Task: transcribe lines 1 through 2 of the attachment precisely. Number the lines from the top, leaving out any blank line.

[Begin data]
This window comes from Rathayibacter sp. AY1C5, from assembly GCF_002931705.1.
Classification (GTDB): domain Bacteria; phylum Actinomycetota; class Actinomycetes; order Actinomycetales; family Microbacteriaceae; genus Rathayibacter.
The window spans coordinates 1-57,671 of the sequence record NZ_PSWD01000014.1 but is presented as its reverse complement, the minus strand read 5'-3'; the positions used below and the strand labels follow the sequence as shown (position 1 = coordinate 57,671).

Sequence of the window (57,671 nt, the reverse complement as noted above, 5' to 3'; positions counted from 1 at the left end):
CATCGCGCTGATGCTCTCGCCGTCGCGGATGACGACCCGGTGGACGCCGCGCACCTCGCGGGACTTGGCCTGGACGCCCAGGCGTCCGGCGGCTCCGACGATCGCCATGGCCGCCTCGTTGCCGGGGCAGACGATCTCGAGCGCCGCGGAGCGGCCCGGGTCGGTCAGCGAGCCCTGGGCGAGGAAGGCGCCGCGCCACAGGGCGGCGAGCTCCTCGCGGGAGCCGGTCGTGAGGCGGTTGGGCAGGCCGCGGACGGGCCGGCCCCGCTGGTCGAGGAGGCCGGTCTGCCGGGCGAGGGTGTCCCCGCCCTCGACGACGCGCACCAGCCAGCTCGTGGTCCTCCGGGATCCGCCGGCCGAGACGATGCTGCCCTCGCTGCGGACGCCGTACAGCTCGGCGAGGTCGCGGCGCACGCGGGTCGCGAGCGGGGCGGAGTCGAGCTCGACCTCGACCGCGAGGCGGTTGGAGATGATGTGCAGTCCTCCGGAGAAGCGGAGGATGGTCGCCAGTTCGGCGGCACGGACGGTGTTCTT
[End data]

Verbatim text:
This window comes from Rathayibacter sp. AY1C5, from assembly GCF_002931705.1.
Classification (GTDB): domain Bacteria; phylum Actinomycetota; class Actinomycetes; order Actinomycetales; family Microbacteriaceae; genus Rathayibacter.